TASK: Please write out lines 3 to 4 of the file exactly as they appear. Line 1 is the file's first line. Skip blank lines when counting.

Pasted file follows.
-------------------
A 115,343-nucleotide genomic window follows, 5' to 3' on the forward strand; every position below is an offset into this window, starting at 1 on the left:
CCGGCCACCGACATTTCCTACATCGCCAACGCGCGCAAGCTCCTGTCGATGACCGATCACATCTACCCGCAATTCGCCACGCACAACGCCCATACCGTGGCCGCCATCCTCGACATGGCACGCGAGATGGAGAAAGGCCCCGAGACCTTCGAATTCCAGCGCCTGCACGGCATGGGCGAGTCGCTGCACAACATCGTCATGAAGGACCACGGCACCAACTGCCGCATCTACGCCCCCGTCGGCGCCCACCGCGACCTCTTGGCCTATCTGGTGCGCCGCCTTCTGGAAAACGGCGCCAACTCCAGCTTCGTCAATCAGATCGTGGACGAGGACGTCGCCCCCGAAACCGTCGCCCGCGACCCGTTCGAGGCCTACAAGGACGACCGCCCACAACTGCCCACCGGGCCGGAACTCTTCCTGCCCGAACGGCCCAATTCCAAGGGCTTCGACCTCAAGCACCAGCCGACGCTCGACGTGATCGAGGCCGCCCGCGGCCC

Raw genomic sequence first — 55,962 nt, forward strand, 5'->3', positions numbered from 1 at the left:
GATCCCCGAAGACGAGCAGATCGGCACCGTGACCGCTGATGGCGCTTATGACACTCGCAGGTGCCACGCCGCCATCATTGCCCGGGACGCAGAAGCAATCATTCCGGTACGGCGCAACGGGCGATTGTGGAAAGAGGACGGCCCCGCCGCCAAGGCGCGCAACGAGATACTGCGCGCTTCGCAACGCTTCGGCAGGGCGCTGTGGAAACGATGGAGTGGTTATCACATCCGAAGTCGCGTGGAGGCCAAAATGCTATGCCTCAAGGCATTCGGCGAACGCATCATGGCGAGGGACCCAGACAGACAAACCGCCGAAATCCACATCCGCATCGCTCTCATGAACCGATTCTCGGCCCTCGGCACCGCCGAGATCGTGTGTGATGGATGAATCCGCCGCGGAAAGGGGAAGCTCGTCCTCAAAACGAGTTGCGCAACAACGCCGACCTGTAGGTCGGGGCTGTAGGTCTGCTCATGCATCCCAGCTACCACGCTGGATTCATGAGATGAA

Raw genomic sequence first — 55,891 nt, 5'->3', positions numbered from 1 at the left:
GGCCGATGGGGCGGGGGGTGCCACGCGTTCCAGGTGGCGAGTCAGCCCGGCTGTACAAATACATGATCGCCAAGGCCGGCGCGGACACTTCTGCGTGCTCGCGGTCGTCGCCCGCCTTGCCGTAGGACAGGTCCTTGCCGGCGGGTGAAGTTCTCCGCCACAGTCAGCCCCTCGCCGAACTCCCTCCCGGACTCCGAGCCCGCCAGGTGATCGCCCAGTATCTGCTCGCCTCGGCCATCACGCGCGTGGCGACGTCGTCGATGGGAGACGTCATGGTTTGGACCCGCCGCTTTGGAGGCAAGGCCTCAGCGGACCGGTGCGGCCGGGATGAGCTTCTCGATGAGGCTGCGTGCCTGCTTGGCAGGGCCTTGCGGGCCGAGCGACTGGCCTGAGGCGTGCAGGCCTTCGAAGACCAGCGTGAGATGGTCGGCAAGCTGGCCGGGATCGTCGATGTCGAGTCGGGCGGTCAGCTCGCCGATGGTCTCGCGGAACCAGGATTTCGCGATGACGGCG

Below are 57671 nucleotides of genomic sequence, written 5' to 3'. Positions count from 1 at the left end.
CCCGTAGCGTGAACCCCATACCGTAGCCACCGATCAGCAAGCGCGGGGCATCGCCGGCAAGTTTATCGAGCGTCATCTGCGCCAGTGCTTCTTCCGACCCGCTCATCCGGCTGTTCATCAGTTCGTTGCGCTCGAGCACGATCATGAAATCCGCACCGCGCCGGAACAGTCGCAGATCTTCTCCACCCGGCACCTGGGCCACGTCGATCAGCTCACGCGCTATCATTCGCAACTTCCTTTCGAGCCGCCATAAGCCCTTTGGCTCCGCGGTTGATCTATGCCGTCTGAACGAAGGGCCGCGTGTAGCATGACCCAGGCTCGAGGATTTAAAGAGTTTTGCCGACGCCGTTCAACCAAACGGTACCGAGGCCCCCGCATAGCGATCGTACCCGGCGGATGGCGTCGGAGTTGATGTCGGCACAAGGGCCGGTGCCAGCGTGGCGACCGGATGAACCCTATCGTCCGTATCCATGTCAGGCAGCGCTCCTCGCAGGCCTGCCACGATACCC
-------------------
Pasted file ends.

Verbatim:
Raw genomic sequence first — 55,962 nt, forward strand, 5'->3', positions numbered from 1 at the left:
GATCCCCGAAGACGAGCAGATCGGCACCGTGACCGCTGATGGCGCTTATGACACTCGCAGGTGCCACGCCGCCATCATTGCCCGGGACGCAGAAGCAATCATTCCGGTACGGCGCAACGGGCGATTGTGGAAAGAGGACGGCCCCGCCGCCAAGGCGCGCAACGAGATACTGCGCGCTTCGCAACGCTTCGGCAGGGCGCTGTGGAAACGATGGAGTGGTTATCACATCCGAAGTCGCGTGGAGGCCAAAATGCTATGCCTCAAGGCATTCGGCGAACGCATCATGGCGAGGGACCCAGACAGACAAACCGCCGAAATCCACATCCGCATCGCTCTCATGAACCGATTCTCGGCCCTCGGCACCGCCGAGATCGTGTGTGATGGATGAATCCGCCGCGGAAAGGGGAAGCTCGTCCTCAAAACGAGTTGCGCAACAACGCCGACCTGTAGGTCGGGGCTGTAGGTCTGCTCATGCATCCCAGCTACCACGCTGGATTCATGAGATGAA